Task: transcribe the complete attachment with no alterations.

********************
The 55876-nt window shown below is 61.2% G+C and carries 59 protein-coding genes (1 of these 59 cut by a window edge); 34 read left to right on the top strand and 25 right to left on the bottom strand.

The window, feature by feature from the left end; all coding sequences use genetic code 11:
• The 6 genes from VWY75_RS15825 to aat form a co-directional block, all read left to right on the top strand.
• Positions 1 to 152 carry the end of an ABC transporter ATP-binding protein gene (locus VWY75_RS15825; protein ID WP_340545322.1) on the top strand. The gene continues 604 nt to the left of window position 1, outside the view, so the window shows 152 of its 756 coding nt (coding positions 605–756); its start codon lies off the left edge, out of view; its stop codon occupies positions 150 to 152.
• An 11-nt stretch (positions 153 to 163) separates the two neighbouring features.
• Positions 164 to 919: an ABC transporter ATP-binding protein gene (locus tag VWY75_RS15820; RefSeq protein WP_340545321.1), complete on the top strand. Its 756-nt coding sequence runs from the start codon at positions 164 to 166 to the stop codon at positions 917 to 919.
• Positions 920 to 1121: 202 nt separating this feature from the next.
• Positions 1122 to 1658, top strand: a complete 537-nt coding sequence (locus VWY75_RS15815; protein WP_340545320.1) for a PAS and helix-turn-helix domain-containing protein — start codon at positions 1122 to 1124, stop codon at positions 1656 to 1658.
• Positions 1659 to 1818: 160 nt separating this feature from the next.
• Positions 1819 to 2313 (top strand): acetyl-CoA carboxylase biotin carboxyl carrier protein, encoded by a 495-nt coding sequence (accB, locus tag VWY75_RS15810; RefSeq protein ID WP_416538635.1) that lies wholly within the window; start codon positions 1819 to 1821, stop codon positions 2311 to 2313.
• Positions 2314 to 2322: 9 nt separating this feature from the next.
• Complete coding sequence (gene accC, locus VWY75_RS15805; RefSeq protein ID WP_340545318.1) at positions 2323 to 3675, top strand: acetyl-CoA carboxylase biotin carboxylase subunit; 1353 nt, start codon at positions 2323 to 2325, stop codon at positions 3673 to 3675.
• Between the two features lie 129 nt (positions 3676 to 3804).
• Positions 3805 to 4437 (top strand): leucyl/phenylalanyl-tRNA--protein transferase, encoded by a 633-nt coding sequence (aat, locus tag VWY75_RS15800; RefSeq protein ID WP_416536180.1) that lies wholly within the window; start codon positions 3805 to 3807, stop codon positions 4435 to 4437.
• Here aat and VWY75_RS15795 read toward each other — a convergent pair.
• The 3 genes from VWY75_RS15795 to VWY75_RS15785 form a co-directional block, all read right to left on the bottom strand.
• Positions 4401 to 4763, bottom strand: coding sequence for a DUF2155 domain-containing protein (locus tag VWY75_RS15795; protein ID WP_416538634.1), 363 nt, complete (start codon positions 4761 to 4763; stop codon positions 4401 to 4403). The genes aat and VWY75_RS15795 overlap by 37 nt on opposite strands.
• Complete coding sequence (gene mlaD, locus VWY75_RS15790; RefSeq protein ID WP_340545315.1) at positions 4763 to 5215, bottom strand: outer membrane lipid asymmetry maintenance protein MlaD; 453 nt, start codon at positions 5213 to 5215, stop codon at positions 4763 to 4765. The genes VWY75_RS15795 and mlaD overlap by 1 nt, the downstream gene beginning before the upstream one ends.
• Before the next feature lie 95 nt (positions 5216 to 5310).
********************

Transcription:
The 55876-nt window shown below is 61.2% G+C and carries 59 protein-coding genes (1 of these 59 cut by a window edge); 34 read left to right on the top strand and 25 right to left on the bottom strand.

The window, feature by feature from the left end; all coding sequences use genetic code 11:
• The 6 genes from VWY75_RS15825 to aat form a co-directional block, all read left to right on the top strand.
• Positions 1 to 152 carry the end of an ABC transporter ATP-binding protein gene (locus VWY75_RS15825; protein ID WP_340545322.1) on the top strand. The gene continues 604 nt to the left of window position 1, outside the view, so the window shows 152 of its 756 coding nt (coding positions 605–756); its start codon lies off the left edge, out of view; its stop codon occupies positions 150 to 152.
• An 11-nt stretch (positions 153 to 163) separates the two neighbouring features.
• Positions 164 to 919: an ABC transporter ATP-binding protein gene (locus tag VWY75_RS15820; RefSeq protein WP_340545321.1), complete on the top strand. Its 756-nt coding sequence runs from the start codon at positions 164 to 166 to the stop codon at positions 917 to 919.
• Positions 920 to 1121: 202 nt separating this feature from the next.
• Positions 1122 to 1658, top strand: a complete 537-nt coding sequence (locus VWY75_RS15815; protein WP_340545320.1) for a PAS and helix-turn-helix domain-containing protein — start codon at positions 1122 to 1124, stop codon at positions 1656 to 1658.
• Positions 1659 to 1818: 160 nt separating this feature from the next.
• Positions 1819 to 2313 (top strand): acetyl-CoA carboxylase biotin carboxyl carrier protein, encoded by a 495-nt coding sequence (accB, locus tag VWY75_RS15810; RefSeq protein ID WP_416538635.1) that lies wholly within the window; start codon positions 1819 to 1821, stop codon positions 2311 to 2313.
• Positions 2314 to 2322: 9 nt separating this feature from the next.
• Complete coding sequence (gene accC, locus VWY75_RS15805; RefSeq protein ID WP_340545318.1) at positions 2323 to 3675, top strand: acetyl-CoA carboxylase biotin carboxylase subunit; 1353 nt, start codon at positions 2323 to 2325, stop codon at positions 3673 to 3675.
• Between the two features lie 129 nt (positions 3676 to 3804).
• Positions 3805 to 4437 (top strand): leucyl/phenylalanyl-tRNA--protein transferase, encoded by a 633-nt coding sequence (aat, locus tag VWY75_RS15800; RefSeq protein ID WP_416536180.1) that lies wholly within the window; start codon positions 3805 to 3807, stop codon positions 4435 to 4437.
• Here aat and VWY75_RS15795 read toward each other — a convergent pair.
• The 3 genes from VWY75_RS15795 to VWY75_RS15785 form a co-directional block, all read right to left on the bottom strand.
• Positions 4401 to 4763, bottom strand: coding sequence for a DUF2155 domain-containing protein (locus tag VWY75_RS15795; protein ID WP_416538634.1), 363 nt, complete (start codon positions 4761 to 4763; stop codon positions 4401 to 4403). The genes aat and VWY75_RS15795 overlap by 37 nt on opposite strands.
• Complete coding sequence (gene mlaD, locus VWY75_RS15790; RefSeq protein ID WP_340545315.1) at positions 4763 to 5215, bottom strand: outer membrane lipid asymmetry maintenance protein MlaD; 453 nt, start codon at positions 5213 to 5215, stop codon at positions 4763 to 4765. The genes VWY75_RS15795 and mlaD overlap by 1 nt, the downstream gene beginning before the upstream one ends.
• Before the next feature lie 95 nt (positions 5216 to 5310).